The Achievable Dream 5-part series - the definitive guide on DVD for planning your motorcycle adventure. Get Ready! covers planning, paperwork, medical and many other topics! "Inspirational and Awesome!" See the trailer here!
Gear Up! is a 2-DVD set, 6 hours! Which bike is right for me? How do I prepare the bike? What stuff do I need - riding gear, clothing, camping gear, first aid kit, tires, maps and GPS? What don't I need? How do I pack it all in? Lots of opinions from over 150 travellers! "This DVD will save you a fortune!"See the trailer here!
So you've done it - got inspired, planned your trip, packed your stuff and you're on the road! This section is about staying healthy, happy and secure on your motorcycle adventure. And crossing borders, war zones or oceans!
On the Road! is 5.5 hours of the tips and advice you need to cross borders, break down language barriers, overcome culture shock, ship the bike and deal with breakdowns and emergencies."Just makes me want to pack up and go!" See the trailer here!
Tire Changing!Grant demystifies the black art of Tire Changing and Repair to help you STAY on the road! "Very informative and practical." See the trailer here!
Ladies on the Loose! For the first time ever, a motorcycle travel DVD made for women, by women! These intrepid women share their tips to help you plan your own motorcycle adventure. They also answer the women-only questions, and entertain you with amazing tales from the road! Presented by Lois Pryce, veteran solo traveller through South America and Africa and author of 'Lois on the Loose', and 'Red Tape and White Knuckles.'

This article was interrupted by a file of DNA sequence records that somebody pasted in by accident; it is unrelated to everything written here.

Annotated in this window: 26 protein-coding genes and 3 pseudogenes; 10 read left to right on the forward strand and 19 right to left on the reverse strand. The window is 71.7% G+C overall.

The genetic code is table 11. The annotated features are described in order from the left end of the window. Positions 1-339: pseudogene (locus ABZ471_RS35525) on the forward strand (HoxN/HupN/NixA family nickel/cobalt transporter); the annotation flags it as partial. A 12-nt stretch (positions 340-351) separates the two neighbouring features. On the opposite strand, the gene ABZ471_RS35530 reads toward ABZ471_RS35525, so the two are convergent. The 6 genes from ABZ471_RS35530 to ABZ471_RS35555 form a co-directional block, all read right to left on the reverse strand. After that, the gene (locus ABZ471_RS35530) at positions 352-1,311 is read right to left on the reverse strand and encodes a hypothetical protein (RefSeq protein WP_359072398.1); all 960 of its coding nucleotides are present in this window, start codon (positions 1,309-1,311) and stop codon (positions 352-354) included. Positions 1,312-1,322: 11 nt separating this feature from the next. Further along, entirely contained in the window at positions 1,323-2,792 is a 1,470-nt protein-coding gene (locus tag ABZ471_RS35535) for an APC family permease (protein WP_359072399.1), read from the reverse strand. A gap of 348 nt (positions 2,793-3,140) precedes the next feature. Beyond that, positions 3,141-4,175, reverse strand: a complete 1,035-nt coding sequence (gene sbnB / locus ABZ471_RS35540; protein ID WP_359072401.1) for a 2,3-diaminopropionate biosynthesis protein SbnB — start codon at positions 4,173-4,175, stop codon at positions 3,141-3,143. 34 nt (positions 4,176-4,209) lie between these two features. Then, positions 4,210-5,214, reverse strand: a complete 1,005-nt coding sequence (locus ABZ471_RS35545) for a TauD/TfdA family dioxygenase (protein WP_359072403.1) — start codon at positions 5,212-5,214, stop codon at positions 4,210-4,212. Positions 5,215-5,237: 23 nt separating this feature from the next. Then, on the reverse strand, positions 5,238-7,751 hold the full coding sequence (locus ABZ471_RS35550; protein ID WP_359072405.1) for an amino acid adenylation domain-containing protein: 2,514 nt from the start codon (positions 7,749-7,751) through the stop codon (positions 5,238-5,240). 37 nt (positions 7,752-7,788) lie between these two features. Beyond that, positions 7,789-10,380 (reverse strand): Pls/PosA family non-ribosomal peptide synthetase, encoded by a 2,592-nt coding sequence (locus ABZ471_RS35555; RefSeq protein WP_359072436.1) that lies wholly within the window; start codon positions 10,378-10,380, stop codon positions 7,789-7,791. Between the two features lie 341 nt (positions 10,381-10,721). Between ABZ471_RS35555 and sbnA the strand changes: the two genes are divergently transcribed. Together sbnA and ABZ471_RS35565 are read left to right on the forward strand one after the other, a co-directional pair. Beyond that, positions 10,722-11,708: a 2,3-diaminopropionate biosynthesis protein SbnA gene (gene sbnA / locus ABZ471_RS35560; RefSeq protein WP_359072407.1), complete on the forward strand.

"It has me all fired up to go out on my own adventure!" See the trailer here!
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I wonder what is involved in making a normal road bike into a more capable rough roader by fitting longer forks and a 21" wheel. Lets say someone picked a good, used Yamaha Diversion 600. I'd think you are best to seek out the same diameter of forks complete with calipers, wheel and axle. With forks only,there'd be the problem of brake disc offset to match the calipers. But can you also use new yokes? ie a complete front end? I suspect there'd be huge problems here with the length of the head stock and its diameter and matching of the steering head bearings. Does anyone know what front end would fit easily in? Finally, must the bike after modification, have been raised by the same amount at front and back? And extra finally, what is the legal situation of so much modification?
The legal situation depends of the country the bike is registered in some people even to traveling the world on Yamaha R1 but real modifications are usuarly more expensive then to just bay a cheap enduro:
you should check the question of final price, is it worth it and for that money can you buy something more capable made by factory i would never do thing like that , even im one of those adventurist guys that want everything to be hand made, and special
with projects like that you will never find the fine balance between road and off road use of a bike, and there is always going to be something missing,